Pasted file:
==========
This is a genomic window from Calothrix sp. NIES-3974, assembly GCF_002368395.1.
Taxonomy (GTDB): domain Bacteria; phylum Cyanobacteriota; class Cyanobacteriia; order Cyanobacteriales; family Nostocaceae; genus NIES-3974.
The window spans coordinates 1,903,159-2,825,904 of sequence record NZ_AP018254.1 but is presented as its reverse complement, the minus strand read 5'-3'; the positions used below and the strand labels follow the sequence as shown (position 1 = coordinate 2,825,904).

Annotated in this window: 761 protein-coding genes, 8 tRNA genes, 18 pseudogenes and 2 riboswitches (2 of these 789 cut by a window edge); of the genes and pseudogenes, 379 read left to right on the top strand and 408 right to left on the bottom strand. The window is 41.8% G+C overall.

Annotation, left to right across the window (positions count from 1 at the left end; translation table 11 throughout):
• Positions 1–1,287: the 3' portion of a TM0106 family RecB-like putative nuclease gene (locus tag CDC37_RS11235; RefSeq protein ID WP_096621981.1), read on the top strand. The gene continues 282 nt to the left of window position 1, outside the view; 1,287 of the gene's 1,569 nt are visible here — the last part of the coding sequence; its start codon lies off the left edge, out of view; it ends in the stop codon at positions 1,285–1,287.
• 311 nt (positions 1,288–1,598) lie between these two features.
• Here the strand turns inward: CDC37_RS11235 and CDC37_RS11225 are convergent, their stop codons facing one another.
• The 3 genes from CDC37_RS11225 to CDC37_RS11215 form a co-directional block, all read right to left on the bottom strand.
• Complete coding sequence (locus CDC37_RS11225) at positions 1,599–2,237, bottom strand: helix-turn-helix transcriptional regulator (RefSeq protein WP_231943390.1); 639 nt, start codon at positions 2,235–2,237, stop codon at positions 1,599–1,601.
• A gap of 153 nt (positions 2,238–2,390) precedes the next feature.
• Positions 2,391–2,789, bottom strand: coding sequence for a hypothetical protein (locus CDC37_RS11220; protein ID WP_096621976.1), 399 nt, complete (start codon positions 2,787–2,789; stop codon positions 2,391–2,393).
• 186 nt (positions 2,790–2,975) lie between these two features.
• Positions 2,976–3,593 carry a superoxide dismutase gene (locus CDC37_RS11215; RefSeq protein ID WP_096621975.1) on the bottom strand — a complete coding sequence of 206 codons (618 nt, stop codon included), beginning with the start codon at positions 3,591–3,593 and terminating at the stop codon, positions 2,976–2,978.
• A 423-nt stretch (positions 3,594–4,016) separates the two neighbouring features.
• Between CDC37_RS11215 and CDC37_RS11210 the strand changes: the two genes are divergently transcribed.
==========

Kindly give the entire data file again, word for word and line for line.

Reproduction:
This is a genomic window from Calothrix sp. NIES-3974, assembly GCF_002368395.1.
Taxonomy (GTDB): domain Bacteria; phylum Cyanobacteriota; class Cyanobacteriia; order Cyanobacteriales; family Nostocaceae; genus NIES-3974.
The window spans coordinates 1,903,159-2,825,904 of sequence record NZ_AP018254.1 but is presented as its reverse complement, the minus strand read 5'-3'; the positions used below and the strand labels follow the sequence as shown (position 1 = coordinate 2,825,904).

Annotated in this window: 761 protein-coding genes, 8 tRNA genes, 18 pseudogenes and 2 riboswitches (2 of these 789 cut by a window edge); of the genes and pseudogenes, 379 read left to right on the top strand and 408 right to left on the bottom strand. The window is 41.8% G+C overall.

Annotation, left to right across the window (positions count from 1 at the left end; translation table 11 throughout):
• Positions 1–1,287: the 3' portion of a TM0106 family RecB-like putative nuclease gene (locus tag CDC37_RS11235; RefSeq protein ID WP_096621981.1), read on the top strand. The gene continues 282 nt to the left of window position 1, outside the view; 1,287 of the gene's 1,569 nt are visible here — the last part of the coding sequence; its start codon lies off the left edge, out of view; it ends in the stop codon at positions 1,285–1,287.
• 311 nt (positions 1,288–1,598) lie between these two features.
• Here the strand turns inward: CDC37_RS11235 and CDC37_RS11225 are convergent, their stop codons facing one another.
• The 3 genes from CDC37_RS11225 to CDC37_RS11215 form a co-directional block, all read right to left on the bottom strand.
• Complete coding sequence (locus CDC37_RS11225) at positions 1,599–2,237, bottom strand: helix-turn-helix transcriptional regulator (RefSeq protein WP_231943390.1); 639 nt, start codon at positions 2,235–2,237, stop codon at positions 1,599–1,601.
• A gap of 153 nt (positions 2,238–2,390) precedes the next feature.
• Positions 2,391–2,789, bottom strand: coding sequence for a hypothetical protein (locus CDC37_RS11220; protein ID WP_096621976.1), 399 nt, complete (start codon positions 2,787–2,789; stop codon positions 2,391–2,393).
• 186 nt (positions 2,790–2,975) lie between these two features.
• Positions 2,976–3,593 carry a superoxide dismutase gene (locus CDC37_RS11215; RefSeq protein ID WP_096621975.1) on the bottom strand — a complete coding sequence of 206 codons (618 nt, stop codon included), beginning with the start codon at positions 3,591–3,593 and terminating at the stop codon, positions 2,976–2,978.
• A 423-nt stretch (positions 3,594–4,016) separates the two neighbouring features.
• Between CDC37_RS11215 and CDC37_RS11210 the strand changes: the two genes are divergently transcribed.